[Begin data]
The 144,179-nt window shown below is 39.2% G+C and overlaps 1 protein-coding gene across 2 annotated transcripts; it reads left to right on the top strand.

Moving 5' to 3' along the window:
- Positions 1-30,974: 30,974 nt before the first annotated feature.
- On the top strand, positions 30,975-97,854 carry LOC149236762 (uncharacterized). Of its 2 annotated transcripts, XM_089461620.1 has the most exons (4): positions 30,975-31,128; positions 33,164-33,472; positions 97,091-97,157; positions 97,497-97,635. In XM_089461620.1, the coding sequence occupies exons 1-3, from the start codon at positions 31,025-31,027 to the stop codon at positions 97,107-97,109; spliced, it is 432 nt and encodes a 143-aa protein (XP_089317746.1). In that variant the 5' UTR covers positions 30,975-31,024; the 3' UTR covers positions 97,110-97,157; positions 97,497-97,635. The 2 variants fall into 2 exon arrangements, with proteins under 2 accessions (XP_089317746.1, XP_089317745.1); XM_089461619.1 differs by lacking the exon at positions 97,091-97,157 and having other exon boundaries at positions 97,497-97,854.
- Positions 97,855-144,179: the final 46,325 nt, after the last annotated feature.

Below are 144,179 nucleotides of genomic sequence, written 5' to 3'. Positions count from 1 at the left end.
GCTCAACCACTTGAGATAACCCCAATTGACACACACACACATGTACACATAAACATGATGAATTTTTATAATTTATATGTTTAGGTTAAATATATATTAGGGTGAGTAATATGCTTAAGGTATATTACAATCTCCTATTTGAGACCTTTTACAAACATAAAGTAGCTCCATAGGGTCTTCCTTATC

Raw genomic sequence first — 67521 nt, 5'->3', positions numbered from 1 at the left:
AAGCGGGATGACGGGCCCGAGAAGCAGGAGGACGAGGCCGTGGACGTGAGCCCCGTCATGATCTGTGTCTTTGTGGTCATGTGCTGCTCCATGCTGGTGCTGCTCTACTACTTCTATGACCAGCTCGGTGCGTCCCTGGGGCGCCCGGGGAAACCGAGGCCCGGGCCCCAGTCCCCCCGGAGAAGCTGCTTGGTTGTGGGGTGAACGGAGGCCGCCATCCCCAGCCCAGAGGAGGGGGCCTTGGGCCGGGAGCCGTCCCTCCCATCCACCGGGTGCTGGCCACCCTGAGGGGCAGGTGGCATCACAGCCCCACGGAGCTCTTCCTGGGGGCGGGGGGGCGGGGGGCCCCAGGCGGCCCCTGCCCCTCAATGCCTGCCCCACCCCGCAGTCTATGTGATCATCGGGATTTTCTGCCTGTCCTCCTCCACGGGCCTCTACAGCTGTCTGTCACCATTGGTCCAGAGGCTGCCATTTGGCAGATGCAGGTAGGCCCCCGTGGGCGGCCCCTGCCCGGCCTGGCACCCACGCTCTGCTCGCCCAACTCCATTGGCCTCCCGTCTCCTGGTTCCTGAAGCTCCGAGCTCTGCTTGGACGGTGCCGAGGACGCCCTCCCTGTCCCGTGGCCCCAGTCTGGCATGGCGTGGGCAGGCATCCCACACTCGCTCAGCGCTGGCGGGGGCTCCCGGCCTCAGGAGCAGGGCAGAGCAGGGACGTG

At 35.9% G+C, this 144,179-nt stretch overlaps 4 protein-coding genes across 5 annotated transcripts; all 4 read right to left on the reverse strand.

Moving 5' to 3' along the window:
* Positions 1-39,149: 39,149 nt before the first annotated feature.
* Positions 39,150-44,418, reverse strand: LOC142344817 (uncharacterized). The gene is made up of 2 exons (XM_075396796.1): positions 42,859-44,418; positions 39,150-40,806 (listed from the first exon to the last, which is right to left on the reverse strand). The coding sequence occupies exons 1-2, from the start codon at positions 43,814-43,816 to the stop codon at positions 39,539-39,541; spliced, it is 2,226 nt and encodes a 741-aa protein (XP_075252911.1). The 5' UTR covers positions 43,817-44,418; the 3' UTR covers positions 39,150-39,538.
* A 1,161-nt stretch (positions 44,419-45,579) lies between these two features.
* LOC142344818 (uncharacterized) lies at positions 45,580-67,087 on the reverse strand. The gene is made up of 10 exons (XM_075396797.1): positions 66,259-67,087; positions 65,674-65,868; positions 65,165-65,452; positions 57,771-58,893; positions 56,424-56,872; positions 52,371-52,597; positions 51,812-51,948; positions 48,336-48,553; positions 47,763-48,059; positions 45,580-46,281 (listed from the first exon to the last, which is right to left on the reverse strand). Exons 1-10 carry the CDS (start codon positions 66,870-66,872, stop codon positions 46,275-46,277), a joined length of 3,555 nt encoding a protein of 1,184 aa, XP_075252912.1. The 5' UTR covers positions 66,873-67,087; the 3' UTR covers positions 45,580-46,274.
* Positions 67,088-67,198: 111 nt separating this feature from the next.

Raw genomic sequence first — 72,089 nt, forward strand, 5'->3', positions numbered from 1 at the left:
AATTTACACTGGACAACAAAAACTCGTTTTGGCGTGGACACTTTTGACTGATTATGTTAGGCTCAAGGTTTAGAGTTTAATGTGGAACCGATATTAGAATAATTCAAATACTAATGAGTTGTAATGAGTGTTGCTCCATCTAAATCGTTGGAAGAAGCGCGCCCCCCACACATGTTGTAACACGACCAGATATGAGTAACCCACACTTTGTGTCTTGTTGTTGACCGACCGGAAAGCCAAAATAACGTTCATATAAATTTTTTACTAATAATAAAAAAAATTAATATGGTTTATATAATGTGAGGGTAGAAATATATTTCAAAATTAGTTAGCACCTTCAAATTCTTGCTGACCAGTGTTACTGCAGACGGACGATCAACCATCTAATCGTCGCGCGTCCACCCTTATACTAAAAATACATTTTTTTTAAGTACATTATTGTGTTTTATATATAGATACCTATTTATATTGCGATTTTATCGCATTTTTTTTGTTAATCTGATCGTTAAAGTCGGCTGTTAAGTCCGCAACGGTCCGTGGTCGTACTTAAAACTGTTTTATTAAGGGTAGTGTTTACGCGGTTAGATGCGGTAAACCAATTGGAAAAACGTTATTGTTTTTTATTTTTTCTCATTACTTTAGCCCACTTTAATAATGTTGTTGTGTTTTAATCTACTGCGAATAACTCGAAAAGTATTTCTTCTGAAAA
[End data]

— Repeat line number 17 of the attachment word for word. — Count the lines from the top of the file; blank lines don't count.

Raw genomic sequence first — 72,089 nt, forward strand, 5'->3', positions numbered from 1 at the left: